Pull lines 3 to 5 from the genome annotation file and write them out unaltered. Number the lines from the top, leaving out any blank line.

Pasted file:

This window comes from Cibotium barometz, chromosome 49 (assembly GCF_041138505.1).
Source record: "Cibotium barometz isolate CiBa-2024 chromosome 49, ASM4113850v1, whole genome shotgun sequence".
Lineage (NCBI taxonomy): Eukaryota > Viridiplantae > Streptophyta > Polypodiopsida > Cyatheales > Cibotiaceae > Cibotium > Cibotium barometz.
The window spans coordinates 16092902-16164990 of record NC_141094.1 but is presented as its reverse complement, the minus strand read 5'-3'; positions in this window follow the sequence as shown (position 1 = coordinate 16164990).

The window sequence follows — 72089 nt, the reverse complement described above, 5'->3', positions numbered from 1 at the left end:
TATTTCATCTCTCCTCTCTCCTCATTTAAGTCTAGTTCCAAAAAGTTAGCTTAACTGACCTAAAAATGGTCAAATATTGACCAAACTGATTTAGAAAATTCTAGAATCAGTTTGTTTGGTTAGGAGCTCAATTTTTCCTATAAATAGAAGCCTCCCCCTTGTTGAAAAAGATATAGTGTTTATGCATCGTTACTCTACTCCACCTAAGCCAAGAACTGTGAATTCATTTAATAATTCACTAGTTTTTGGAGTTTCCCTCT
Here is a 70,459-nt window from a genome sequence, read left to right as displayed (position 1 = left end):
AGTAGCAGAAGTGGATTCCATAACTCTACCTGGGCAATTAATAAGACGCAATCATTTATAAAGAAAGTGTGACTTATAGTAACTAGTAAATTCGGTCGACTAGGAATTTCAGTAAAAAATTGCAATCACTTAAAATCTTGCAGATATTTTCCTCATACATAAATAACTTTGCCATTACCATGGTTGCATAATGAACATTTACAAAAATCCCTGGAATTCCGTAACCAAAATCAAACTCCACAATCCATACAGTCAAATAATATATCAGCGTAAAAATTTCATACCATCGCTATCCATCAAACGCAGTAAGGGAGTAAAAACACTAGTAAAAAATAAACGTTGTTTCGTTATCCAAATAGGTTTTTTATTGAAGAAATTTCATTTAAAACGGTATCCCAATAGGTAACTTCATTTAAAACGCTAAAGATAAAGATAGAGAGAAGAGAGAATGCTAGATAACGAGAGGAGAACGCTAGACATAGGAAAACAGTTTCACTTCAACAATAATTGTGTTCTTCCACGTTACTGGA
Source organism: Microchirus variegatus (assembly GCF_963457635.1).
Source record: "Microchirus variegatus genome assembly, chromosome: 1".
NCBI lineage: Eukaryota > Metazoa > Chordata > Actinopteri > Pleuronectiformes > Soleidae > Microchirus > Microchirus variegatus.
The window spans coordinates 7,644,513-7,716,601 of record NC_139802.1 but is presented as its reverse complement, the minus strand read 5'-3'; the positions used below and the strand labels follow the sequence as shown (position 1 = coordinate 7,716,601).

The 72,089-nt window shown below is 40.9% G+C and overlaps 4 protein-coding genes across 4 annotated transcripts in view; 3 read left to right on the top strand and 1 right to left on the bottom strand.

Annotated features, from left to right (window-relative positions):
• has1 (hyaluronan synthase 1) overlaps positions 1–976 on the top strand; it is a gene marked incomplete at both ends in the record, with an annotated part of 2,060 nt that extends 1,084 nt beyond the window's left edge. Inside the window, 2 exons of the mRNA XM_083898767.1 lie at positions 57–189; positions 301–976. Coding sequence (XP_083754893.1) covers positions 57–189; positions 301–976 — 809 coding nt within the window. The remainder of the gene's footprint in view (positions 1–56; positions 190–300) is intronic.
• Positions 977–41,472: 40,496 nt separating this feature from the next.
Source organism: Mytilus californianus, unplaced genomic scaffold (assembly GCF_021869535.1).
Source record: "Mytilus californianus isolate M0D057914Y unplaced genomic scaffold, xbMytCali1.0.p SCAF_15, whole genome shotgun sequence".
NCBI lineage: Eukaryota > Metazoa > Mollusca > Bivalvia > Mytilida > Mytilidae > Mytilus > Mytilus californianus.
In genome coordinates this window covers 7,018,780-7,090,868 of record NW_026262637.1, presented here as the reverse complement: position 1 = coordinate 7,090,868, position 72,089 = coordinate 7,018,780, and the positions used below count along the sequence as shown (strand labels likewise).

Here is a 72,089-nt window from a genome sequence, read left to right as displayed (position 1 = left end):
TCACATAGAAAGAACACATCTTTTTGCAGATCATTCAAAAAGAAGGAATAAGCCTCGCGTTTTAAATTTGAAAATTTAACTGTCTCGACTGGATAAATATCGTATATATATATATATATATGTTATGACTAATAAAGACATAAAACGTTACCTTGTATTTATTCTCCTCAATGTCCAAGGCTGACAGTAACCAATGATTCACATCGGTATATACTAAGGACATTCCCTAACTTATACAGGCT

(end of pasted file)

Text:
Lineage (NCBI taxonomy): Eukaryota > Viridiplantae > Streptophyta > Polypodiopsida > Cyatheales > Cibotiaceae > Cibotium > Cibotium barometz.
The window spans coordinates 16092902-16164990 of record NC_141094.1 but is presented as its reverse complement, the minus strand read 5'-3'; positions in this window follow the sequence as shown (position 1 = coordinate 16164990).

The window sequence follows — 72089 nt, the reverse complement described above, 5'->3', positions numbered from 1 at the left end: